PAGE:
Karen Sieber is a historian of late nineteenth and twentieth century U.S. history, specializing in urban history, popular culture, the civil rights movement, and the public and digital humanities. She is the creator of Visualizing the Red Summer, a digital archive and data visualizations about the Red Summer race riots of 1919, which is now the most used classroom resource on the topic, with classrooms using it on five continents. She currently works as the Humanities Specialist for the McGillicuddy Humanities Center at the University of Maine.
As a public historian, she has been involved with dozens of projects nationwide, from museum exhibits and community archives to PBS programs and oral history initiatives. Her work includes the Museum of Durham History exhibit "H is For Hayti," and the site Digital Loray, which documents life in a southern cotton mill village. Digital Loray was named a Humanities For All winner by the National Humanities Alliance. The archive and visualizations she built on the Red Summer of 1919 have been featured by sites including the National Archives, American Historical Association, Zinn Education Project, History Channel, and Teaching Human Rights. Her published work includes pieces for the Oral History Review, American Historical Association's "Perspectives on History", and an upcoming chapter in a series by the University of Illinois Press on "Interpreting Labor and Working Class History at Museums and Historic Sites."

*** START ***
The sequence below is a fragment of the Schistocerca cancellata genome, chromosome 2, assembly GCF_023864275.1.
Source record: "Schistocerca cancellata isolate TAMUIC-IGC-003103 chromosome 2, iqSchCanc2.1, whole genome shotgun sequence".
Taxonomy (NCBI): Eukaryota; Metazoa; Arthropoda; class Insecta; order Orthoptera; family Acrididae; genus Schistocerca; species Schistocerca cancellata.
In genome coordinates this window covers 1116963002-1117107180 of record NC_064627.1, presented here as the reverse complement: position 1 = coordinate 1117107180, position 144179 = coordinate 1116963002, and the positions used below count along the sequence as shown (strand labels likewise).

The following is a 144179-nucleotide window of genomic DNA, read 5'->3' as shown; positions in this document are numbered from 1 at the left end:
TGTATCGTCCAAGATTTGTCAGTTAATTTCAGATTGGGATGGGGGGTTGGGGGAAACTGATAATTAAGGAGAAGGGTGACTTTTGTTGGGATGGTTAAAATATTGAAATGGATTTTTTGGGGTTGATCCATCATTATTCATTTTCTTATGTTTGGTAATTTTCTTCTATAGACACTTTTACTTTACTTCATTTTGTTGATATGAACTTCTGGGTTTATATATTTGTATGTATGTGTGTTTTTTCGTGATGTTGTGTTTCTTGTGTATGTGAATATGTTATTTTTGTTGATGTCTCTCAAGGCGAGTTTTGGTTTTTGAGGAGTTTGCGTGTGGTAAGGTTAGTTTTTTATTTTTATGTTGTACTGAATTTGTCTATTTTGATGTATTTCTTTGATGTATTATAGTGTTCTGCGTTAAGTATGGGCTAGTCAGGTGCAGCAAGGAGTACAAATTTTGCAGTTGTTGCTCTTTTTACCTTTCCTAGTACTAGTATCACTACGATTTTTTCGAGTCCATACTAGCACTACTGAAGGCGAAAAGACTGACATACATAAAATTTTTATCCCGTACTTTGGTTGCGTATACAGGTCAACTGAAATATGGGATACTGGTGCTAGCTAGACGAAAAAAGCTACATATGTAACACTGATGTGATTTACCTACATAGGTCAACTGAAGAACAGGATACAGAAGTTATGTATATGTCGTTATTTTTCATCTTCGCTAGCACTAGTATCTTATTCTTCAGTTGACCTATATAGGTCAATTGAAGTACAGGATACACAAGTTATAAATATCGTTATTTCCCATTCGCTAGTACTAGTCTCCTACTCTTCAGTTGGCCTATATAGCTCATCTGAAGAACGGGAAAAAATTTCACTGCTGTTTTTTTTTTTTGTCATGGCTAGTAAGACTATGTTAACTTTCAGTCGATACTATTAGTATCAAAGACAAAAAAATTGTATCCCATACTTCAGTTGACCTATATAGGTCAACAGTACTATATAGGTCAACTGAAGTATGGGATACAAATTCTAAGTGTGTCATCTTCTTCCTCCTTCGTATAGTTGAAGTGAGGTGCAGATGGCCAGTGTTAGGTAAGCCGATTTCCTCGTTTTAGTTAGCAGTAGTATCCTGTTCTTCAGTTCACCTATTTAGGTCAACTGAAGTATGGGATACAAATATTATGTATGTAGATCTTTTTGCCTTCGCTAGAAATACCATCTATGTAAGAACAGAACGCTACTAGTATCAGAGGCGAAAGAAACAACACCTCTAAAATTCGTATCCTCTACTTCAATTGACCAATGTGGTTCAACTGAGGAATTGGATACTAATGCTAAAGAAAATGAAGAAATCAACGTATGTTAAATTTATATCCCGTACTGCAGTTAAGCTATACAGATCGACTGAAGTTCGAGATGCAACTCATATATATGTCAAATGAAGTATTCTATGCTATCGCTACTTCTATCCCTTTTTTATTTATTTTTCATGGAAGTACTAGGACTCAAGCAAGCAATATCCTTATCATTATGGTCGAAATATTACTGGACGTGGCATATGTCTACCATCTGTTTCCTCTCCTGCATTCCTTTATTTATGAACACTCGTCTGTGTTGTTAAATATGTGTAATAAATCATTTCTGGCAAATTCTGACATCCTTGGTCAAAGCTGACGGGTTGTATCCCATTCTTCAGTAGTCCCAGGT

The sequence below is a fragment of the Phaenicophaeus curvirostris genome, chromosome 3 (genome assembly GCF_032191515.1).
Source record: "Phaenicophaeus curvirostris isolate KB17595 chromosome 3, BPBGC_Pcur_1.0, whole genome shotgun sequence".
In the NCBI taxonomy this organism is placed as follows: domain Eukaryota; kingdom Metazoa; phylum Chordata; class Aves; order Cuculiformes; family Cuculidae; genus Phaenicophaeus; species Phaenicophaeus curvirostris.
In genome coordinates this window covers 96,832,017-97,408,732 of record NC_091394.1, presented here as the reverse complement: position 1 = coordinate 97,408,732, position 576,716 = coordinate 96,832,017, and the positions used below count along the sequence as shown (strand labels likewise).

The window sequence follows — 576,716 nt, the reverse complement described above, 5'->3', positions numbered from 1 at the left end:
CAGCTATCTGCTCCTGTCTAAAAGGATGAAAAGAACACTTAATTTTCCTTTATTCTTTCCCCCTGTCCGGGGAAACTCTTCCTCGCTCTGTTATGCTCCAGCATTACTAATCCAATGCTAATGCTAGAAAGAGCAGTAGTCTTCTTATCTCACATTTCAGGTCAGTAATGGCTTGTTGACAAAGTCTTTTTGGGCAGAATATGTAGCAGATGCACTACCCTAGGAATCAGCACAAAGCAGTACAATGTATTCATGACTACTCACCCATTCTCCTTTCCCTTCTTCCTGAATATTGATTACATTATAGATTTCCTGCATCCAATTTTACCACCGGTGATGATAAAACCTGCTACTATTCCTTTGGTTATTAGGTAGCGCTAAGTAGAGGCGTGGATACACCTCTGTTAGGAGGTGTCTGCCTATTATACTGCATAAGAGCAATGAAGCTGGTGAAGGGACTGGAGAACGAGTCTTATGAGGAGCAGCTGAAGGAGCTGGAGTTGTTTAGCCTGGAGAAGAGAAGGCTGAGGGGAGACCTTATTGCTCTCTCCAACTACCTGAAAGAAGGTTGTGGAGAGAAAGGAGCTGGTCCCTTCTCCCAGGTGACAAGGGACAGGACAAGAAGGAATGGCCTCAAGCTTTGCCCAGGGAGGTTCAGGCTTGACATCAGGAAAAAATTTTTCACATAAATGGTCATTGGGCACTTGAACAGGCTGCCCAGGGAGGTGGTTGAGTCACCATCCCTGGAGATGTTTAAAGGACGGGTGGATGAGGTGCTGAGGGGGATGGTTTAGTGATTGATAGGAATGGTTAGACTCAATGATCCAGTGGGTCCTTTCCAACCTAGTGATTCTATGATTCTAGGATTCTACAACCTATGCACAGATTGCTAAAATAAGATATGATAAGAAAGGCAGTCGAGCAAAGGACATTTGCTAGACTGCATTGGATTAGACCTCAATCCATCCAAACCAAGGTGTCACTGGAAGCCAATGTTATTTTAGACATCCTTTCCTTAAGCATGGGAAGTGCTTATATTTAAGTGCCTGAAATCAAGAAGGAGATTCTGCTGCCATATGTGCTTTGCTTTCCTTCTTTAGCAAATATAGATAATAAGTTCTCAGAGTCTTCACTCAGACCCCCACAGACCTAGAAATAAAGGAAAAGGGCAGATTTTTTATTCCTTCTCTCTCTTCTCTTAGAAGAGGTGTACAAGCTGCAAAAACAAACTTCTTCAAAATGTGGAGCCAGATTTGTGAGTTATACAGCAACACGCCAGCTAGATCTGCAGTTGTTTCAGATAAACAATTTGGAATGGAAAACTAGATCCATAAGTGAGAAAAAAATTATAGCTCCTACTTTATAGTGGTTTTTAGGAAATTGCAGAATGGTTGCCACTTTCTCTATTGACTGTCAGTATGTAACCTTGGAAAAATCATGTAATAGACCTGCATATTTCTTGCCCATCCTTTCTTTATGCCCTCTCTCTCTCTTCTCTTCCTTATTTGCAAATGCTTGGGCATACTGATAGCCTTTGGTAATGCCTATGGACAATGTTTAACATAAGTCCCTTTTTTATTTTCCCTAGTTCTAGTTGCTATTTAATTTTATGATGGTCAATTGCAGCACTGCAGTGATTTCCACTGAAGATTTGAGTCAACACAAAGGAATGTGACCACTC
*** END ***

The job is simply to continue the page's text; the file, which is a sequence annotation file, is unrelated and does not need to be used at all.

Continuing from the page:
In her role at the University of Maine, she oversees Fellows research, supports faculty initiatives, plans events and lectures, and acts as an advocate for the humanities on campus and statewide. Sieber also serves as the Research and Outreach Coordinator for the Theodore Roosevelt Center and Digital Library. Her current research examines the evolution of field trips and traveling classrooms. She is also wrapping up a project documenting the intellectual and cultural lives of hobos. Links to her work and publications can be found at ksieber.com.